The Enlightened Princesses – in 6 objects…

On 22 June, a new exhibition opens at Kensington Palace exploring the lives of three German princesses, whose marriage into the British royal family and wide-ranging interests placed them at the very heart of the enlightenment underway in 18th century Britain. Find out more about Enlightened Princesses: Caroline, Augusta, Charlotte and the Shaping of the Modern World here. In partnership with the Yale Center for British Art.

The Audience Given by the Trustees of Georgia to a Delegation of Creek Indians, 1734–35, oil on canvas, by William Verelst

© Winterthur Museum. Gift of Henry Francis du Pont.
© Winterthur Museum. Gift of Henry Francis du Pont.

This painting was made by the artist William Verelst to commemorate the extraordinary encounter at Kensington Palace, in 1734, between a delegation of the Yamacraw, a Creek tribe of North American Indians, whose lands were appropriated into the British colony of Georgia, and George II, Queen Caroline, and their children. During their audience with the royal family, Tomochichi, the Yamacraw Chief, presented eagle feathers to George II as an emblem of peace, and his son, the little Prince William, presented a gun and a gold watch to Toonahowi, Tomochichi’s young nephew and heir. The London newspapers were fascinated with visitors, reporting on the English clothes specially made for them. Senauki, the wife of Tomochichi, is depicted in the painting ‘dress’d in Scarlet, trimm’d with Gold’.  The painting was commissioned by the British Trustees of the Colony of Georgia, who paid a fee to have their own portraits included.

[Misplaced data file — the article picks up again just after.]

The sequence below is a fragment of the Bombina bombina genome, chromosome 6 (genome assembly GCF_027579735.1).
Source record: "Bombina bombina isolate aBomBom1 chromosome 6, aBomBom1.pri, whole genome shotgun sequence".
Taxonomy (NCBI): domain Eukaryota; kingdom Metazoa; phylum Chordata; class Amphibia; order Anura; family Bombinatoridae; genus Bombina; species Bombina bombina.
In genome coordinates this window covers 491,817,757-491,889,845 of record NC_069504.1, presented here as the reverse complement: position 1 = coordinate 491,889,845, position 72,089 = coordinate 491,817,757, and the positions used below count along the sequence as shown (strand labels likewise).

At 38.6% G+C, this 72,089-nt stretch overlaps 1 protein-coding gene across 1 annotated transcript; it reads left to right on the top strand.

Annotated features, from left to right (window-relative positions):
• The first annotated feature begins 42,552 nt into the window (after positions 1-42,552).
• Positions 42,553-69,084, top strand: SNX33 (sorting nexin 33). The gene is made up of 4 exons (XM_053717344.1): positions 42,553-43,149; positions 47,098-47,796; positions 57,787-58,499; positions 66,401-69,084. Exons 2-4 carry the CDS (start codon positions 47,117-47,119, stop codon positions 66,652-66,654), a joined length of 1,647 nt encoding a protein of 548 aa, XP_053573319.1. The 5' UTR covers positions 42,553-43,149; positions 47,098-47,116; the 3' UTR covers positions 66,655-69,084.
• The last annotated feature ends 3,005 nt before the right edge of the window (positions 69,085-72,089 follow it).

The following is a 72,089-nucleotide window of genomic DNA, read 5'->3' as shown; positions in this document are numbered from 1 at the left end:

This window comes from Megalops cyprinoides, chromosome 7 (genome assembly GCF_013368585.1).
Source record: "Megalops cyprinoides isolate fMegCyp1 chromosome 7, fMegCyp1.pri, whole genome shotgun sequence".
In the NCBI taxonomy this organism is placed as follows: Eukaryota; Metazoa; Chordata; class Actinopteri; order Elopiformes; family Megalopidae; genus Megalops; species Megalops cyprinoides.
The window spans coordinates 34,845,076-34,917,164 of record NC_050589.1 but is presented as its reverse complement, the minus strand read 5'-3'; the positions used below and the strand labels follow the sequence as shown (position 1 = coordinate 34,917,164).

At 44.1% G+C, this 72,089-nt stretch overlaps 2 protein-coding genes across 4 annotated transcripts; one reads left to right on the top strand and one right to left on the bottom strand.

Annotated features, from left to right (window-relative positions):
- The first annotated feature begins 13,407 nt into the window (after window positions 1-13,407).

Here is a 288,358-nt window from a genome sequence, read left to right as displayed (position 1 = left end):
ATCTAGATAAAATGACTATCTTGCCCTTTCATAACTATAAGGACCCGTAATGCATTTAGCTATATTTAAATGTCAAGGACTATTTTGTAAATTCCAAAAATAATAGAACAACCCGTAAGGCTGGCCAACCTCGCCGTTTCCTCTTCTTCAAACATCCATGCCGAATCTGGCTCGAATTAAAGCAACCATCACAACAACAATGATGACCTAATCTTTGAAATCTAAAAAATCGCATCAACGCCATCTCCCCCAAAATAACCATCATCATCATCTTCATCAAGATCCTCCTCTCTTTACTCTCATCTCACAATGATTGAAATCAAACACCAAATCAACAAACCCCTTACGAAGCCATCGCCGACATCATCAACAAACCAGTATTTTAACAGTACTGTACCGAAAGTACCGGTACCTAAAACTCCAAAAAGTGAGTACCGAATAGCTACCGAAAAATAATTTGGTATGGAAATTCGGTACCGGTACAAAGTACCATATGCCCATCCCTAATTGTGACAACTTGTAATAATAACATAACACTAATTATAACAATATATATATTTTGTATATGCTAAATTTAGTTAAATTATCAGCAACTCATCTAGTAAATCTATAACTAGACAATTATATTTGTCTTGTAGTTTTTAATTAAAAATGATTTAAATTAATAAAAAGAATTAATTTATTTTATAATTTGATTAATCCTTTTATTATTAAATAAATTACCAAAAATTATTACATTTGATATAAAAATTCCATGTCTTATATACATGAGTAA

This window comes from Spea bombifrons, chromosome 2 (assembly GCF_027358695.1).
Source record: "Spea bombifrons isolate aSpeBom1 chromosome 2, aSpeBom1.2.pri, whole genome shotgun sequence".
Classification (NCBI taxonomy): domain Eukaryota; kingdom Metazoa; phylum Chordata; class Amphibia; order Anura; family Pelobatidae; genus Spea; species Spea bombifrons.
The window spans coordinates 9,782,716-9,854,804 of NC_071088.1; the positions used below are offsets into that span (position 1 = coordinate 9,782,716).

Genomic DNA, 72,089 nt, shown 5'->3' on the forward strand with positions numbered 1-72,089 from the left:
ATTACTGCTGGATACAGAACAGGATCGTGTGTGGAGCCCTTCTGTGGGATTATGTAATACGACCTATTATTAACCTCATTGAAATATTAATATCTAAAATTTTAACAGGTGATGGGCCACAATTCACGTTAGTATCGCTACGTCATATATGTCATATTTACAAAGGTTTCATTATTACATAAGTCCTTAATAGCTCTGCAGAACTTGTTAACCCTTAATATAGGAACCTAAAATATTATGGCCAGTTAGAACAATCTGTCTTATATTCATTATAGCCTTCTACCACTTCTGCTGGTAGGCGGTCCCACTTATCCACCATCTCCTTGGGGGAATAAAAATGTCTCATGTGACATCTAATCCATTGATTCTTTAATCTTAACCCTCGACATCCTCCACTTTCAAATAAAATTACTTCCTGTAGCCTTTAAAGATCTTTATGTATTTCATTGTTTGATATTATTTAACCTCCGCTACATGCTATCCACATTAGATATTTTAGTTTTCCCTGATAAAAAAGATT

Queen Charlotte’s ‘Queensware’

Creamware (Queensware) porcelain urn and cover, Royal Collection Trust © Her Majesty Queen Elizabeth II 2017
Creamware (Queensware) porcelain urn and cover, Royal Collection Trust © Her Majesty Queen Elizabeth II 2017

This creamware urn and cover, one of a pair, with an artichoke finial and decorated with trails of ivy, was probably commissioned by Queen Charlotte from the successful pottery entrepreneur, Josiah Wedgewood. In 1765 Josiah Wedgwood opened his first London showroom in Charles Street, off Grosvenor Square, and in the same year received a commission from Queen Charlotte to make an elaborate creamware tea service ‘with a gold ground and raised flowers upon it in green…’. The following year he was officially appointed Potter to the Queen, and his elegant but modestly priced creamware was renamed ‘Queen’s ware’, with her permission. Josiah Wedgwood was fully aware of the benefit to be derived from royal interest in his products. He wrote to his business partner Thomas Bentley in 1772, ‘The Great People have had their vases in their Palaces long enough for them to be seen & admir’d by the Middling Class of People, which Class we know are vastly, I had almost said infinitely, superior in number, to the Great.’ From then on ceramics bearing the Queen’s name graced tea tables through the nation and empire.